Last week I heard that the village of Fontana declared war on a long-time mascot and village landmark – the 14-foot frog on Highway 67.
Yes, believe it or not, the large concrete green and gold frog near the entrance to the village is now considered an eyesore, and members of the Community Development Authority would like the structure removed.
The frog remains as one of the last features of the old, abandoned Frog Hollow Miniature Golf Course. It is crumbling and is in disrepair, and evidently there is no money to preserve the landmark. And no one is hopping on board to help, nor does it appear that money is available for its demise.
So, the issue is what to do with a large, unwanted frog.
I know that the village of Dousman, some 50 miles to the north, would leap at the chance to own this critter. Once named Bullfrog Station, the village of Dousman calls itself the Frog Jump Capital of the World, and every July the annual frog jump contest draws hundreds from as far away as Fontana and beyond. But, sadly, the frog is a huge hunk of concrete, and would be impossible to move.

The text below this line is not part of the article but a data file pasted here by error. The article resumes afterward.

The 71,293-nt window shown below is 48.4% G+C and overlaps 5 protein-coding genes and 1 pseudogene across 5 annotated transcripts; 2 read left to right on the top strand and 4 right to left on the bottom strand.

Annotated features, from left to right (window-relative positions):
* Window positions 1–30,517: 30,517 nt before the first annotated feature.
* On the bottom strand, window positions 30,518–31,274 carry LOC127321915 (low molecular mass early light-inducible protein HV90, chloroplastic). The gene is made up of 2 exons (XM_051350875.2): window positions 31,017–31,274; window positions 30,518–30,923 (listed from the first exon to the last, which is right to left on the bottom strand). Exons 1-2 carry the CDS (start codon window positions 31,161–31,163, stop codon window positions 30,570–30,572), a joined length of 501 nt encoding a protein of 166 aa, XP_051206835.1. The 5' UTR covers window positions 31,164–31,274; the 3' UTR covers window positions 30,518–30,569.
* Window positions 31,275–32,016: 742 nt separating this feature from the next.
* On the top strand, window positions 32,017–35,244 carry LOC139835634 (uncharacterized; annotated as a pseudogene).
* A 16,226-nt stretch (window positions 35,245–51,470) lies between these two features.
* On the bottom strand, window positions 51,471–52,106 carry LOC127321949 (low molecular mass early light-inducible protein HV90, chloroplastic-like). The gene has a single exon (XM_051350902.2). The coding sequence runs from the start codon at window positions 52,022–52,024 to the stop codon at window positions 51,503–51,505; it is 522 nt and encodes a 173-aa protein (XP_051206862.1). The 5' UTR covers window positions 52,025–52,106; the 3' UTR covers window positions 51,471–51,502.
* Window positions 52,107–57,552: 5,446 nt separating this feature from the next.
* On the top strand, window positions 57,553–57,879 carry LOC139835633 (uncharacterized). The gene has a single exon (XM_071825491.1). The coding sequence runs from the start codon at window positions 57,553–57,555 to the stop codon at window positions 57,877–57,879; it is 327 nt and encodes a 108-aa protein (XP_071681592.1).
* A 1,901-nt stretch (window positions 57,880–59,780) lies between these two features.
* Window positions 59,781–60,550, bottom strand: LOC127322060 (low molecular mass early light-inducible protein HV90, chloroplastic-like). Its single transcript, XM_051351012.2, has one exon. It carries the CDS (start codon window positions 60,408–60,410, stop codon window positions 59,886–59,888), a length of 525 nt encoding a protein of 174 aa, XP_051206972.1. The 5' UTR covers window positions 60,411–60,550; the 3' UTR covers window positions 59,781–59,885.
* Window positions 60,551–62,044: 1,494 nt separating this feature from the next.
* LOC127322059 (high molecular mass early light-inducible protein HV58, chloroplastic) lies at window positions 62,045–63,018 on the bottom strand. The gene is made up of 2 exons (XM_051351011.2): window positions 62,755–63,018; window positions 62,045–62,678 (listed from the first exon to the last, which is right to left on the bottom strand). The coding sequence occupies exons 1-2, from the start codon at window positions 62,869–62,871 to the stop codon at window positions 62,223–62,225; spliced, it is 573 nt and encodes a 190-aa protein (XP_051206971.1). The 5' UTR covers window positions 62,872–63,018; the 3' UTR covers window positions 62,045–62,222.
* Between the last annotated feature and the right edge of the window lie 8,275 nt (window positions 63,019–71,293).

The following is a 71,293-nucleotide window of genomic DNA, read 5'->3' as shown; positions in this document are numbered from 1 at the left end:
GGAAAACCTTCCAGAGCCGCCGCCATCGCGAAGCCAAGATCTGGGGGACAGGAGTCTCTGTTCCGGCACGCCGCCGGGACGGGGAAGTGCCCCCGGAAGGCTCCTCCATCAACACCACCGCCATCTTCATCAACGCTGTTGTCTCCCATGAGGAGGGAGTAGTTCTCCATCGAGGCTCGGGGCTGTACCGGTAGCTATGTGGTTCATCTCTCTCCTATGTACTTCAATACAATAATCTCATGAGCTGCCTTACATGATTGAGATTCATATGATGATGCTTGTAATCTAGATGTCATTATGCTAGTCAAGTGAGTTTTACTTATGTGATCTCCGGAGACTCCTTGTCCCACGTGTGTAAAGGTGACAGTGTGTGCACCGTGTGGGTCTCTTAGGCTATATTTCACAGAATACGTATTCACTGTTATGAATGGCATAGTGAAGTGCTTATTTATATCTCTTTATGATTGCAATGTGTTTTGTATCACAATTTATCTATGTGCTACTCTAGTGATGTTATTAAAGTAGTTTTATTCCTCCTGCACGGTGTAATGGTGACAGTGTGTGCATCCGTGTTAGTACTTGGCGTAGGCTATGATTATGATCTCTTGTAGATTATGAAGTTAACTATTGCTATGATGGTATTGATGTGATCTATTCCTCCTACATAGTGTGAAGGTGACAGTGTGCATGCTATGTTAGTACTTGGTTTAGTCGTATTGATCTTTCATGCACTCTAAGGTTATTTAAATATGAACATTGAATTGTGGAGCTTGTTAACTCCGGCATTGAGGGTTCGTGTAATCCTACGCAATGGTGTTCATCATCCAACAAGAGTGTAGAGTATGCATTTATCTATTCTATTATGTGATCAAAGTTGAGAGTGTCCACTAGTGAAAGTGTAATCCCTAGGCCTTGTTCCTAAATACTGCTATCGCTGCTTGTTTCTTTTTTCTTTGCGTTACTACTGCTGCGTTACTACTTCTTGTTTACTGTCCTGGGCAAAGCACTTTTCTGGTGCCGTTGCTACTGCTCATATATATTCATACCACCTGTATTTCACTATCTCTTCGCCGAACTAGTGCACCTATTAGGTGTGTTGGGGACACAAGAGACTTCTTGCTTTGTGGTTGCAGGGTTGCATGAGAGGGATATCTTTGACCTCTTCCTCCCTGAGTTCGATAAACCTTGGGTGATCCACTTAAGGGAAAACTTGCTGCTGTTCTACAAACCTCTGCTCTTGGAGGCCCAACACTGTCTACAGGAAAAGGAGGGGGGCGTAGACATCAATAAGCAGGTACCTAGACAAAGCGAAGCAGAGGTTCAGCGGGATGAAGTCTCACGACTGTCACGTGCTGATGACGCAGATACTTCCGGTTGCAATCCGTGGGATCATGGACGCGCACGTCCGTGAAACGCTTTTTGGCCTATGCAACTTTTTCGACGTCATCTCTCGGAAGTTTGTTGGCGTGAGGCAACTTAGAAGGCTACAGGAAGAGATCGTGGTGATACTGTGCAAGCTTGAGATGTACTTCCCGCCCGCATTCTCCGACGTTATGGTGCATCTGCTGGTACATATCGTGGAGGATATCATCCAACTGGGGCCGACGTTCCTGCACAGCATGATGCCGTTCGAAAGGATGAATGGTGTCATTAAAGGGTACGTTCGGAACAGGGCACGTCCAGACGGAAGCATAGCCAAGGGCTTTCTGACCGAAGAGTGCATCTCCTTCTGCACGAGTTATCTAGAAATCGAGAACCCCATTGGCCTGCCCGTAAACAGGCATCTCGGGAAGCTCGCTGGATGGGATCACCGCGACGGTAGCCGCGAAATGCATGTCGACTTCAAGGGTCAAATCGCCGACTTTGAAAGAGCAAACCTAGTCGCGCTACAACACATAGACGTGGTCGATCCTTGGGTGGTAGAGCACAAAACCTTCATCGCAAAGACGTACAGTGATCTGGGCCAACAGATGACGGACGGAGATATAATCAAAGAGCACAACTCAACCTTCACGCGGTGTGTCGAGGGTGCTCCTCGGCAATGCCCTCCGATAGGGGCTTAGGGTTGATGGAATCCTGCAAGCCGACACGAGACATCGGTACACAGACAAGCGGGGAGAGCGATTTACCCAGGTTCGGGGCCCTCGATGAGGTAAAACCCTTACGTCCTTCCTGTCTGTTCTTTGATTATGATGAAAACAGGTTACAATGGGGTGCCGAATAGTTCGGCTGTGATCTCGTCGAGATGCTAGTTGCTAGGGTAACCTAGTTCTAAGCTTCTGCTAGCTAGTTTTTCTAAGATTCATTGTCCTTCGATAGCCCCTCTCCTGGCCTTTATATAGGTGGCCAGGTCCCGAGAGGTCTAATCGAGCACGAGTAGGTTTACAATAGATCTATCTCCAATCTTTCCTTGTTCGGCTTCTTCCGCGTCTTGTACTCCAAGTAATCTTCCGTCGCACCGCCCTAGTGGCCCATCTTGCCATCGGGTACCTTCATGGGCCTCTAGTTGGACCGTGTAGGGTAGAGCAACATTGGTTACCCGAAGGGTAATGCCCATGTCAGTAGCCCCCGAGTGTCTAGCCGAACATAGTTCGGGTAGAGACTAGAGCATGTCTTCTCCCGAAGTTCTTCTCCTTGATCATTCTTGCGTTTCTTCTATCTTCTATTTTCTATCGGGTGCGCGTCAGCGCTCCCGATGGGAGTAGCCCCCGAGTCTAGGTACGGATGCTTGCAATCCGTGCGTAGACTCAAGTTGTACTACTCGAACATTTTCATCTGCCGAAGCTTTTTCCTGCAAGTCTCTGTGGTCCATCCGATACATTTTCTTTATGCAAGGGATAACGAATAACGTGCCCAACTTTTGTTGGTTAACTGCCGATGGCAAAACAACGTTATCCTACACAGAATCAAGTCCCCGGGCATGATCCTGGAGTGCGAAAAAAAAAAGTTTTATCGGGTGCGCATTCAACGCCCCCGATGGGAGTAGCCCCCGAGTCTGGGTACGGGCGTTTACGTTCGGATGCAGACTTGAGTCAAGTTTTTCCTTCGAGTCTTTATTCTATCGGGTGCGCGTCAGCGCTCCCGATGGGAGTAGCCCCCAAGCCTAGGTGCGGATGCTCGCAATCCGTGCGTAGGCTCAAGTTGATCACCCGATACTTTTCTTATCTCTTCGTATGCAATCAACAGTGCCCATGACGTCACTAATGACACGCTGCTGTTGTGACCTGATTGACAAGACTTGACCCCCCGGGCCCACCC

The thought of using the frog as a Packers mascot has run the gamut, and that option is off the table as well.
I thought about this lonely, abandoned frog over the weekend, and strangely enough, while visiting my friend Susan on Saturday, we started to look at books in her library cabinet. I came across one called “Oddball Wisconsin, A Guide to Some Really Strange Places” by Jerome Pohlen. I picked the book off the shelf and began to thumb through the many pages of photographs. Much to my surprise, on page 110 of the 2001 First Edition, Fontana’s frog (and nightmare) occupied an entire page. The accompanying article stated that “the structure has not been demolished yet” which indicates that it may have been a focus at some point.
It goes on to describe the frog as once having electricity inside, with the juice used to light up the frog’s eyes. It must have been a grand ole frog in its day. Pohlen also states that it was last used as a fireworks stand. Poor frog.
Who would have thought that the old frog would become fireworks in itself some day?
Well, its still there. So if anyone is interested in taking your family photo with the frog, or to marvel in its history, size and stature, hop in the car and head over to Fontana.
Keith Barber is a data reporter at The Daily Reporter. He will be down-toad-in if the frog is removed.